Arthritis & Rheumatism, Volume 60,
October 2009 Abstract Supplement
The 2009 ACR/ARHP Annual Scientific Meeting
Philadelphia October 16-21, 2009.
A Walking Model of Osteoarthritis (OA) Knee Pain: A Double-Blind, Placebo-Controlled, 3-Period Crossover Study to Evaluate the Analgesic Effects of Naproxen and Tramadol/Acetaminophen in Patients with OA of the Knee
Peeva1, Elena, Beals1, CR, Bolognese2, JA, Kivitz3, A., Taber4, L., Harman1, A., Chung1, H.
New clinical trial designs for OA pain that can be conducted faster and with fewer patients would speed the testing of novel therapeutic agents. We developed a walking model of OA that takes advantage of the clinical observation that patients frequently report an increase in OA pain during and following exertion. The model is based on standardized series of controlled walks over a short period of time that are used to reproducibly elicit specific knee pain in patients with OA. The objective of this study was to validate the walking model in OA by evaluating the acute efficacy of an NSAID and a weak opiate in patients with OA.
Randomized, placebo-controlled, 3-period balanced cross-over study comparing naproxen 500 mg bid and tramadol/acetaminophen 37.5/325 mg per tablet in titration over a three day period to full dose (75/650 mg/mg) in patients >=45 years with OA of the knee (N=21). Patients performed a set of standardized 20-minute treadmill walks at 2, 4, 5 and 6 hours post-drug administration on Day 1, and at 4, 5 and 6 hours post-dose on Day 3. The 2, 4 and 6-hour walks were identically paced at a speed set by the patient (self-pace) at pre-study; the 5-hour walks were at a pace 1030% faster than the self-pace (high-pace). The primary endpoint was change from baseline in time-weighted average pain intensity (TWA PI), on a numerical scale from 010, for tramadol/acetaminophen and naproxen vs. placebo for the self-paced walks on Day 3. Time to moderate pain was also evaluated.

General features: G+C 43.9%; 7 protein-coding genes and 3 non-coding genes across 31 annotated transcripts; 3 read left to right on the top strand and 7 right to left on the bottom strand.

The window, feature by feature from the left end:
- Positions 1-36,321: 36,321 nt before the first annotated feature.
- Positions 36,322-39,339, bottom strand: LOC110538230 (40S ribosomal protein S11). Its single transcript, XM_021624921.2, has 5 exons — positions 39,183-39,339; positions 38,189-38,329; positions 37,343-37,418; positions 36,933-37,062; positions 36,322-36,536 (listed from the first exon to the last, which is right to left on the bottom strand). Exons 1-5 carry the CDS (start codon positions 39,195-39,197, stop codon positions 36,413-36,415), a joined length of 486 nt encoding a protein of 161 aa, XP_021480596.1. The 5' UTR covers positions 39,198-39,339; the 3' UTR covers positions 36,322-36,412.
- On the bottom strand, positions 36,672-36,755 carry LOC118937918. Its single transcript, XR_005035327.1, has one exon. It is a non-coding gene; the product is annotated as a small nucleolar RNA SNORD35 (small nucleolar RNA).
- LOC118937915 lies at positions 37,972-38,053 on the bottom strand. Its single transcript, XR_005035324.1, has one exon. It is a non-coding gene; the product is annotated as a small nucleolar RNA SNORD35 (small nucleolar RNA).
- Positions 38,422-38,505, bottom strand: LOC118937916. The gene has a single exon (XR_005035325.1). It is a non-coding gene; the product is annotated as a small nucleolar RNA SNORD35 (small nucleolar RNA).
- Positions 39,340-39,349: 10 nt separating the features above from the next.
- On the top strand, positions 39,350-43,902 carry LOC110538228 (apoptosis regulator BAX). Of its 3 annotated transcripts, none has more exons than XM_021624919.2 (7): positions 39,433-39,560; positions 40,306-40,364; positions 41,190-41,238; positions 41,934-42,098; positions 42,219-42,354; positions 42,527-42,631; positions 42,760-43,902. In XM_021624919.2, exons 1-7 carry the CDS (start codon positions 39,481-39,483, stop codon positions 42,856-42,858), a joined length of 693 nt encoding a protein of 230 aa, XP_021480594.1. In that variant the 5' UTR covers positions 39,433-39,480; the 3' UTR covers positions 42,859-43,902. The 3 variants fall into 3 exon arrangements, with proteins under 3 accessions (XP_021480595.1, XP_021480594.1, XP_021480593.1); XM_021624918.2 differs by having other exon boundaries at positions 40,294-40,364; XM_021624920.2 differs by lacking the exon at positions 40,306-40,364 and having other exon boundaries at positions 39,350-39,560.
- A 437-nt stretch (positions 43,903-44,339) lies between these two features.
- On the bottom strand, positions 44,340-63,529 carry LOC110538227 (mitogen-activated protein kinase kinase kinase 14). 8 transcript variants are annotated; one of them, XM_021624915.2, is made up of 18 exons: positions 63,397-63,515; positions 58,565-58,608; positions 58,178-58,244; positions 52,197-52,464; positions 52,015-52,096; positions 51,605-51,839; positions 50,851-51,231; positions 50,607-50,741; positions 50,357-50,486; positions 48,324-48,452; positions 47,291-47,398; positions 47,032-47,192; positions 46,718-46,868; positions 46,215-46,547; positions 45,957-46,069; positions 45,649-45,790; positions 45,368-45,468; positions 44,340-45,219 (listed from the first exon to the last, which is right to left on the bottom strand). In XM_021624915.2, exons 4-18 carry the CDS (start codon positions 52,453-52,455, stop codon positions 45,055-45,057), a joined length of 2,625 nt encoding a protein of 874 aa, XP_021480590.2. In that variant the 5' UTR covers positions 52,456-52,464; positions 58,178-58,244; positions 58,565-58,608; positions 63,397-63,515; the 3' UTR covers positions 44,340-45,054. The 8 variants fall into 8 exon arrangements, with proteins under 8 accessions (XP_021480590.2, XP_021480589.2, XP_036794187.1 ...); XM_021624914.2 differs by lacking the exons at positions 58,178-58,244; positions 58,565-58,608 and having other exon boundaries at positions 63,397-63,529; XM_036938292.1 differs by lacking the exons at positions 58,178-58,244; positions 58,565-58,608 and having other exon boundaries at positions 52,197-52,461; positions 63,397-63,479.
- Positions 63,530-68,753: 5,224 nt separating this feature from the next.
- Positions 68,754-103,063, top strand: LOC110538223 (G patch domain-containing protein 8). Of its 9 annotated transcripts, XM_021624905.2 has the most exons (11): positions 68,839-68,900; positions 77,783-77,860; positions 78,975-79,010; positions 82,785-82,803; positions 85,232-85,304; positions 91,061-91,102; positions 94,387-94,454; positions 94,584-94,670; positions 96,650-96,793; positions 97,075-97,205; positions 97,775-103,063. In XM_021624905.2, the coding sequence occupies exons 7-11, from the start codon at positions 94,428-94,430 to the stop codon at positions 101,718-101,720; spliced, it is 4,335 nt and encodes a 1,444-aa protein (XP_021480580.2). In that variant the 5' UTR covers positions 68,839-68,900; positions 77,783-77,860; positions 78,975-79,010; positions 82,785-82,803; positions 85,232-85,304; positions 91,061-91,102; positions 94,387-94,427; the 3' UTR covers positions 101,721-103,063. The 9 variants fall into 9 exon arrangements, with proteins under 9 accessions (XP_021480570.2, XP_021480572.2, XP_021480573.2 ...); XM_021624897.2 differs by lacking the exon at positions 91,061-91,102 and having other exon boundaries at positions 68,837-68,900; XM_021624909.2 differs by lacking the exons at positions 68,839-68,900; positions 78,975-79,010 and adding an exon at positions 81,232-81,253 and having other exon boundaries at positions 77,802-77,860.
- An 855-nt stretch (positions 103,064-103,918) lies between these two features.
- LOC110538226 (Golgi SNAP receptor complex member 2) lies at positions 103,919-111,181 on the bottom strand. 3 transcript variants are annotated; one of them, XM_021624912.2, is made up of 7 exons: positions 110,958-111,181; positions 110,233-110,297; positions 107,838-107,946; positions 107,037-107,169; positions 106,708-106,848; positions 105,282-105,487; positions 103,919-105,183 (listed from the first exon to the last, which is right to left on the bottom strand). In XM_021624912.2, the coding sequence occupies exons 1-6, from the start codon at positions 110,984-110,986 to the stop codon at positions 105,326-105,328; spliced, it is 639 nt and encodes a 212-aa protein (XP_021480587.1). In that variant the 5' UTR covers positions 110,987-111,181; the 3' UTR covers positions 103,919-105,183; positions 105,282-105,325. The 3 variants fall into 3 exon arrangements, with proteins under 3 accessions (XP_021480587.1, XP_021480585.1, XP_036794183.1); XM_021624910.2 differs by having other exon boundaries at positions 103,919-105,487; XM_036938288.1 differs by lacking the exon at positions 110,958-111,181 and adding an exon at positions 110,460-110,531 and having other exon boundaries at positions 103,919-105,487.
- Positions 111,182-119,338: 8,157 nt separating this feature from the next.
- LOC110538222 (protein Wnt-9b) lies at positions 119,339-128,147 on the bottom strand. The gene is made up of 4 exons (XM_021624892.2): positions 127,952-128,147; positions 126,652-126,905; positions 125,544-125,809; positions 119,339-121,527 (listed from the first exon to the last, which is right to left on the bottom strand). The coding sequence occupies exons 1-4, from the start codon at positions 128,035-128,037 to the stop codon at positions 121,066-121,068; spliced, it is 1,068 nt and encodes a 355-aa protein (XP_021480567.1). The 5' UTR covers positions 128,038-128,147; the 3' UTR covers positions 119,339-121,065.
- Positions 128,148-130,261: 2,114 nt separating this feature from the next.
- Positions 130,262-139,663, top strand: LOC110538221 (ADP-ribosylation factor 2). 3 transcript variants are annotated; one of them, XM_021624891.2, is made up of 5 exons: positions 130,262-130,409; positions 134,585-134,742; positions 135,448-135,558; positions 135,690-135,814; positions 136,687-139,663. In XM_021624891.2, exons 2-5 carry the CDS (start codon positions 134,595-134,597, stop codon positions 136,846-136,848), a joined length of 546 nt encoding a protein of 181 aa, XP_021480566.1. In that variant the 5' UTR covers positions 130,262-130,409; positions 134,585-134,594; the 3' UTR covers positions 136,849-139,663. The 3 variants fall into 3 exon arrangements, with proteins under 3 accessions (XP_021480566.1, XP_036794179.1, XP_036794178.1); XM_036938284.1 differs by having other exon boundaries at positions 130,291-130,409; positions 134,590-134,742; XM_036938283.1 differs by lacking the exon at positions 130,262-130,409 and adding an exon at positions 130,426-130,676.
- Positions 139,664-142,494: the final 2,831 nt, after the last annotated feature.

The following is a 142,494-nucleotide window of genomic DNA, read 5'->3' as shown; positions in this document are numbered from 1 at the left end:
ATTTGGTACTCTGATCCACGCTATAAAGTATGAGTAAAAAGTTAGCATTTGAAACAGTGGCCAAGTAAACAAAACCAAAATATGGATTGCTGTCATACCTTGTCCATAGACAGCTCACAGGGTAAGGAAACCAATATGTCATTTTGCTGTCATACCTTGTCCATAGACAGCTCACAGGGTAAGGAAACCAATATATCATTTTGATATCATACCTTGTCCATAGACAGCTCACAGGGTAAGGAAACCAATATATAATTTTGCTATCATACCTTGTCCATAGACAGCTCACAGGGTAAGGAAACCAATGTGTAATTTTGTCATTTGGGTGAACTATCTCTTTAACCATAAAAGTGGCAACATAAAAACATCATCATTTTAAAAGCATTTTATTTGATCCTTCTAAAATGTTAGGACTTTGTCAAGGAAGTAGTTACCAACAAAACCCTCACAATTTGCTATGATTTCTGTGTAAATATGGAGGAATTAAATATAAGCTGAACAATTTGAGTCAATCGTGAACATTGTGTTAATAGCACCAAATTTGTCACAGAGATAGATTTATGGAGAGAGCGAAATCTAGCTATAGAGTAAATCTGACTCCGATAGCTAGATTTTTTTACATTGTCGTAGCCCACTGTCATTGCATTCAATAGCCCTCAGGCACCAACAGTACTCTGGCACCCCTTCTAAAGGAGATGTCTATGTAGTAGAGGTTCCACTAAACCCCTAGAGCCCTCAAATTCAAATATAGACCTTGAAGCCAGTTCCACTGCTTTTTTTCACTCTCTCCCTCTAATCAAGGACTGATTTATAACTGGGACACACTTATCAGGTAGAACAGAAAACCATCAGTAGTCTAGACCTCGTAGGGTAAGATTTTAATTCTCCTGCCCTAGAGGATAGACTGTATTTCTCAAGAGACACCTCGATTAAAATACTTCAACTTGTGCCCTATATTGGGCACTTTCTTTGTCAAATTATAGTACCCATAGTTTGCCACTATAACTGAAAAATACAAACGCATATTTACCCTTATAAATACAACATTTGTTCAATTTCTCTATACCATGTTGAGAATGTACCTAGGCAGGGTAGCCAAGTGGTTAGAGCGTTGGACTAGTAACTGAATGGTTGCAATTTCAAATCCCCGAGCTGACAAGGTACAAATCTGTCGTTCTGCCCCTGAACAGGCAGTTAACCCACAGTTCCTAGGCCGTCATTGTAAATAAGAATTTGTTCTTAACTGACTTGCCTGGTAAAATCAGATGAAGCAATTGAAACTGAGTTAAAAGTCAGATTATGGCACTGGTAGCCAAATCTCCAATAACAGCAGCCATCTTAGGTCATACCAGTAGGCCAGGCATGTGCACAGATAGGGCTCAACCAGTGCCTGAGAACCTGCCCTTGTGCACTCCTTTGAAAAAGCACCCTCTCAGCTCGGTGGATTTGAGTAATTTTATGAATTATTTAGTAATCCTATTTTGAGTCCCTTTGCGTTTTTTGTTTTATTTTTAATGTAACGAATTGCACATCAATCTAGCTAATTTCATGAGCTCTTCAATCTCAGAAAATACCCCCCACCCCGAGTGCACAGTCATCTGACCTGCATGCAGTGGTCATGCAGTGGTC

Results are shown in the Table. For the primary endpoint of TWA PI change from baseline for self-paced walks on Day 3, the comparison was statistically significant for tramadol/acetaminophen (p<0.05), but not for naproxen (p=0.089). When excluding an outlier patient with PI increase >3 standard deviations above the mean PI, both tramadol/acetaminophen (p<0.001) and naproxen (p<0.01) were significantly more effective than placebo for the primary endpoint.
The walking model is a promising method for identifying acute treatment effects of drugs for OA pain.
To cite this abstract, please use the following information:
Peeva, Elena, Beals, CR, Bolognese, JA, Kivitz, A., Taber, L., Harman, A., et al; A Walking Model of Osteoarthritis (OA) Knee Pain: A Double-Blind, Placebo-Controlled, 3-Period Crossover Study to Evaluate the Analgesic Effects of Naproxen and Tramadol/Acetaminophen in Patients with OA of the Knee [abstract]. Arthritis Rheum 2009;60 Suppl 10 :835